Video: How AI-Based Computer Vision Generates Actionable Insights In QSR Drive-Thrus
November 2, 2023 by Dave Haynes
Computer vision solutions have been around for many years now, but the vendors haven’t always done the best job of marketing them or even explaining how they really work.
The biggest issues have been mis-identifying their systems as facial recognition, which inflames privacy advocates (most of these systems don’t recognize individual faces, just patterns of faces), and the main use-case has often centered around one-to-one marketing based on the characteristics (or even perceived emotions) of the one person in front of the screen at any given moment.
The latter has never seemed to get brands excited … perhaps because they want to be in spaces with a lot of eyeballs.
So I was intrigued by a Linkedin post and supporting video from the Australian software firm MeldCX, which nicely shows and explains how its Viana AI software and low-cost cameras linked to the cloud can deliver all kinds of insights on how a retail operation is performing, and the dynamics in play. The key words there is insights, particularly if they are actionable.
The video focuses on QSR drive-thru and show how computer vision can provide insights on operational metrics like:
- Service Time Heatmaps
- Service Ratings,
- Vehicle Distribution
- Queue Abandonment Rates
Real-time insights when linked to CMS systems can do everything from trigger menu changes like pricing and promotions, or show metrics and developing issues on staff-facing operational signage in back of house areas.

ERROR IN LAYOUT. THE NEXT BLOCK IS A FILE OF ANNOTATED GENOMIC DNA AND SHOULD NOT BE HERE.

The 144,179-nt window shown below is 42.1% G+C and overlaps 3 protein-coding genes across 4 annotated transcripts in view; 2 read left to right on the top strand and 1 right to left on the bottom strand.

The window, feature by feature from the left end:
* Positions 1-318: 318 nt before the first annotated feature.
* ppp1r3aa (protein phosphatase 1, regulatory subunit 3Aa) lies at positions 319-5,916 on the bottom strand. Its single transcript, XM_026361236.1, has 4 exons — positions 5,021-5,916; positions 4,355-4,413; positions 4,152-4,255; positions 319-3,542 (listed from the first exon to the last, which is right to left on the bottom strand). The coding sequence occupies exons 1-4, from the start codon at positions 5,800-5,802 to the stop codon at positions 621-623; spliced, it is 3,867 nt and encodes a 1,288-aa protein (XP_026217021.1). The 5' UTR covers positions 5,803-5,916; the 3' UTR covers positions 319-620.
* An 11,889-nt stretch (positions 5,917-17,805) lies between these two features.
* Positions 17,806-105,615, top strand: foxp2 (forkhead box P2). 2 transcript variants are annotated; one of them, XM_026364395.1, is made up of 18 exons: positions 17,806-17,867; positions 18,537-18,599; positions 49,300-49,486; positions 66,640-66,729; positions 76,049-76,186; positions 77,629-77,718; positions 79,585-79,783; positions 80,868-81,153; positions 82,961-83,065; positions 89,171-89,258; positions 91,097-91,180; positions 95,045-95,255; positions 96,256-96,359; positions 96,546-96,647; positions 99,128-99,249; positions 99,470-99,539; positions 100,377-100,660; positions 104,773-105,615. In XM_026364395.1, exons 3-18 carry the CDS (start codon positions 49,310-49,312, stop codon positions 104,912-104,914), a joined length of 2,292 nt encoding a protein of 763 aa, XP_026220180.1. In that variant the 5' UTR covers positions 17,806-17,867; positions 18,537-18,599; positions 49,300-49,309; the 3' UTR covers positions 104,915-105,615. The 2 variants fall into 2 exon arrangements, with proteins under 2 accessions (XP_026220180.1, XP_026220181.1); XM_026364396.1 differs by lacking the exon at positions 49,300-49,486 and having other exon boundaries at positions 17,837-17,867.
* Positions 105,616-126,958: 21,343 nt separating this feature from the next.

These guys are by no means the only ones doing computer vision. Quividi, for example, has been at it for a couple of decades, there’s VSBLTY and companies like Navori and Spectrio have their own built in-house or acquired audience measurement platforms. QSR giants like McDonald’s have their own in-house drive thru computer vision system, and I suspect Stratacache does work like this, as well.
But MeldCX does a nice job here showing the possibilities and benefits, and how they tie into business systems. Digital signage vet Raffi Vartian joined the company about three years ago and I had a hell of a time trying to wrap my head around what MeldCX did.
My simpleton explanation when I first wrote about them was that the company offers a platform as a service that makes it much easier and faster for software vendors, integrators and solutions providers to stick to what they’re good at. The customer worries about the user experience and key functions of an application, which can sit on top of a meldCX technology stack that has already got things like OS compatibility and scalability worked out.
So, when a client asks a vendor for a solution that could be very complicated, a lot of that complication has already been handled via the meldCX platform. So the job can be accelerated and the costs controlled.
This video does a nice job of explaining the what and how of this sort of solution, and why retailers and brands might care.